BALTIMORE --- When 11 colts, a gelding and a filly line-up for Saturday's 134th running of the Preakness Stakes, viewers will be watching what has turned into the most exciting pre-race buildup of the Triple Crown's middle jewel in at least 20 years.
Two decades ago, it was Sunday Silence against Easy Goer, a rematch on a fast track at Pimlico two weeks after a battle in the mud at Churchill Downs that left few convinced that this pair was not more evenly matched than the 21/2 length margin by which Sunday Silence prevailed.
Now, there is big drama in Baltimore, focused primarily on the spectacular filly, Rachel Alexandra, and the rags to riches gelding, Mine That Bird, one of the most surprising Kentucky Derby winners in the storied race's 135-year history.
In winning the Kentucky Oaks the day before the Derby, Rachel surprised no one. It was the way she accomplished the victory -- by more than 20 lengths under no encouragement whatsoever from jockey Calvin Borel -- that has seasoned racing fans beginning to draw analogies to Ruffian.
Using the old horseman's measure, inexact though it might be, that one length in a race equals 1/5 of a second, Mine That Bird ran the last quarter of a mile in the Derby in 23.3 seconds. Secretariat ran it in :23.1. No other Derby winner in the past 50 years has shaded :24.
At the quarter pole, Mine the Bird and Borel were still in 12th place, eight lengths behind pace-setting Join in the Dance. No Derby winner has overcome such a deficit since Carry Back made up 13 lengths in the last quarter in 1961.
No rider in history had taken off of a Kentucky Derby winner to accept the mount on a rival in the Preakness until Borel opted for the filly when she became a prospect for the Run for the Black-Eyed Susans. Borel, who also won the Derby and other important races aboard Street Sense two years ago, has made it clear that he feels Rachel Alexandra is the best horse he has ridden.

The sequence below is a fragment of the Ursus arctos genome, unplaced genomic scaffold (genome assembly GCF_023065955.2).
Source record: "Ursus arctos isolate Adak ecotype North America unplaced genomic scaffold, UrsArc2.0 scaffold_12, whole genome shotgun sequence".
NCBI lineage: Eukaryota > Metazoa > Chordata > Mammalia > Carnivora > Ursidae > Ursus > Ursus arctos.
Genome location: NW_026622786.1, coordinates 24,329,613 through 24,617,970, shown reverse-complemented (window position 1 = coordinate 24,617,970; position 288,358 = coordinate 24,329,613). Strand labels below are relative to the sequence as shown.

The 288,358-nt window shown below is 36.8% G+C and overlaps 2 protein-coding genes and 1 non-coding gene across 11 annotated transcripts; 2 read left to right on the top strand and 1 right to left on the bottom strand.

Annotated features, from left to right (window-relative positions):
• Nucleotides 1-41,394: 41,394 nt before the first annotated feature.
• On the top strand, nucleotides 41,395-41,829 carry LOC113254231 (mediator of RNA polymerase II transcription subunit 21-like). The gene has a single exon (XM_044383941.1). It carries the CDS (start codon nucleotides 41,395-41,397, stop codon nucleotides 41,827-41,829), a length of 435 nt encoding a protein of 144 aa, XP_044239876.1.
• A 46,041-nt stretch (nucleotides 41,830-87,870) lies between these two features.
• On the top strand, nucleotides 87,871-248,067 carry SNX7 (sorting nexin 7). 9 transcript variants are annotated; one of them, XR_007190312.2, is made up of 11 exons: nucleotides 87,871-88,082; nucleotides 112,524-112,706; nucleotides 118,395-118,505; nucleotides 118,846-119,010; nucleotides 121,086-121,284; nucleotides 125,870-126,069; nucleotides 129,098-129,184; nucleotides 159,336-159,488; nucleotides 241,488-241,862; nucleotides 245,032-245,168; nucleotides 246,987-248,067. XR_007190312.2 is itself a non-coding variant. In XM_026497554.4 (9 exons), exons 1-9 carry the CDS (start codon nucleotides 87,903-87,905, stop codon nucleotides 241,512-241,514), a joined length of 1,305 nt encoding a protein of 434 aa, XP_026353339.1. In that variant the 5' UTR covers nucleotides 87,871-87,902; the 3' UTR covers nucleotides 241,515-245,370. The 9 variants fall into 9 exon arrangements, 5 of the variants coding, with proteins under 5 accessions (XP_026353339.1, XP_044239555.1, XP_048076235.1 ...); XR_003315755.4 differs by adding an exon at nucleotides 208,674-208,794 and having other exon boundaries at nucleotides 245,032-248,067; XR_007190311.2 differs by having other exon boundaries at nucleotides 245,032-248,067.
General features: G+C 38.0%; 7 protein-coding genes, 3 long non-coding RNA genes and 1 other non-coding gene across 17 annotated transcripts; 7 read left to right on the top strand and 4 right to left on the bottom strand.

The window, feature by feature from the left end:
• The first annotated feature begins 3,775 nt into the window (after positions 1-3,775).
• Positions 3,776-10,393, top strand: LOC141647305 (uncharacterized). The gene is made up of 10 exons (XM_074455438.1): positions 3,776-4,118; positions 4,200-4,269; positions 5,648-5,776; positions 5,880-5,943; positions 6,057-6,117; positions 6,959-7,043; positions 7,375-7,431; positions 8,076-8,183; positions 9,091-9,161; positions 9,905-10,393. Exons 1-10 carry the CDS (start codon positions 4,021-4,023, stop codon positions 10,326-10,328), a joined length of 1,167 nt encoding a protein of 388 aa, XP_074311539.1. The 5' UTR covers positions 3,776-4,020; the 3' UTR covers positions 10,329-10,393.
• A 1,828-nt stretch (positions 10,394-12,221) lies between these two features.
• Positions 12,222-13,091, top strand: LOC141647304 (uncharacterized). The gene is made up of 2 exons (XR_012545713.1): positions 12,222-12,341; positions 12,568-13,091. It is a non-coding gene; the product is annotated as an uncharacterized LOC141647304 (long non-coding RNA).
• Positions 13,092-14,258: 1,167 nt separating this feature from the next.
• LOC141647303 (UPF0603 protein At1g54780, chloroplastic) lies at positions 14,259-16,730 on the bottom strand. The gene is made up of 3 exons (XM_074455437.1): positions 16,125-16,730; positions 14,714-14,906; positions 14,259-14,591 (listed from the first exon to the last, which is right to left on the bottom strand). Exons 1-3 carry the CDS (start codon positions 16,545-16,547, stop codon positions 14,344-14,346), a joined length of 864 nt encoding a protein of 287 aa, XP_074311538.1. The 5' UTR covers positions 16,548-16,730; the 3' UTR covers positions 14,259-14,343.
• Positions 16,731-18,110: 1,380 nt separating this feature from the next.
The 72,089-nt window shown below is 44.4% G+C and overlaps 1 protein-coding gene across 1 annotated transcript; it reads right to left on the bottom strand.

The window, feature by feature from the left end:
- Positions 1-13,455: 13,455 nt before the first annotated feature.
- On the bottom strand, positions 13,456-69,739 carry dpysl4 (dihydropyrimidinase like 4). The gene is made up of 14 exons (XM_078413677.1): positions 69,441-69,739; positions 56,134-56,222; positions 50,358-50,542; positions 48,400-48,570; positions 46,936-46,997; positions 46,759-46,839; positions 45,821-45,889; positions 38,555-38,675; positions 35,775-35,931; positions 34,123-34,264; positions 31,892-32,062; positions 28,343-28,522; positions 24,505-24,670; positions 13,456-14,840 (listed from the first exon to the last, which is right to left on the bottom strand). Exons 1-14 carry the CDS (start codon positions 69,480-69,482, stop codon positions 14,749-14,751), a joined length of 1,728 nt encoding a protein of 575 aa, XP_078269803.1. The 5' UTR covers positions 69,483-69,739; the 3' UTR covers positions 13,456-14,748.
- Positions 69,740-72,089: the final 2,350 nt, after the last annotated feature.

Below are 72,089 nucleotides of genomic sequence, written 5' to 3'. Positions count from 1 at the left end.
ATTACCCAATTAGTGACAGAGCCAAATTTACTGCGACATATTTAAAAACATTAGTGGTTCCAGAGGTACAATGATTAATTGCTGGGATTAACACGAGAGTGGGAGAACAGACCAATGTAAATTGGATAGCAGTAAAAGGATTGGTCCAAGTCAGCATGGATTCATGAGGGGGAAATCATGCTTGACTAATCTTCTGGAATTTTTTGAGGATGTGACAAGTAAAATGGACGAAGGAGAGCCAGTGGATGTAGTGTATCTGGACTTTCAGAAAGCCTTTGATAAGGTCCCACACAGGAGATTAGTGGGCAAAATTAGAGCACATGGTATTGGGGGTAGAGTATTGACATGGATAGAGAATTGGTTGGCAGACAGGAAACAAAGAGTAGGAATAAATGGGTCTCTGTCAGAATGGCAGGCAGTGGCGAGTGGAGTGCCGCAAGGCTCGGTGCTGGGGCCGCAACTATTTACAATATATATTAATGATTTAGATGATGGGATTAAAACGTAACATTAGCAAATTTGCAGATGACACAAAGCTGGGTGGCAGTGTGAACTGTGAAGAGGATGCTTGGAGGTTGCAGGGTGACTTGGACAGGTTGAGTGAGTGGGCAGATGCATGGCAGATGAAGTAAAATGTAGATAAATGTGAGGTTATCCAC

Some with expertise in matters of the turf -- television commentator Randy Moss and Daily Racing Form columnist Mike Watchmaker among them -- have voiced the opinion that it is a mistake to run Rachel Alexandra in the Preakness. They point to the fact that she will only have 15 days between races and that her only two career defeats have come in races separated by the exact same interval.
The opposite view is that what will take place Saturday is what the sport of horse racing is all about -- the best running against the best.
Rachel Alexandra is a robust filly, of considerably more physical substance than Mine That Bird. While she will have only 15 days between the Oaks and the Preakness, that's one more day than those having competed in the Derby will have.
There is a strong suspicion that Rachel Alexandra's new owners have lofty goals already in place for their filly. In addition to specific races, the title of Horse of the Year is a probable target. Such a laurel should not be secured by backing in, as it is expressed in the lingo of sport. It should be earned, in the old fashioned way.
Twenty years ago the reality matched the anticipation as Sunday Silence and Easy Goer battled head and head for three-eighths of a mile, the camera resolving what the naked eye could not -- Sunday Silence by a nose.
Irrespective of the winner or the margin of victory, may Saturday's result justify these great expectations.
WHAT: 134th running of the Triple Crown's second jewel
WHEN: Saturday, coverage begins at 4:30 p.m. on NBC-Ch. 26
WHERE: Pimlico Race Course, Baltimore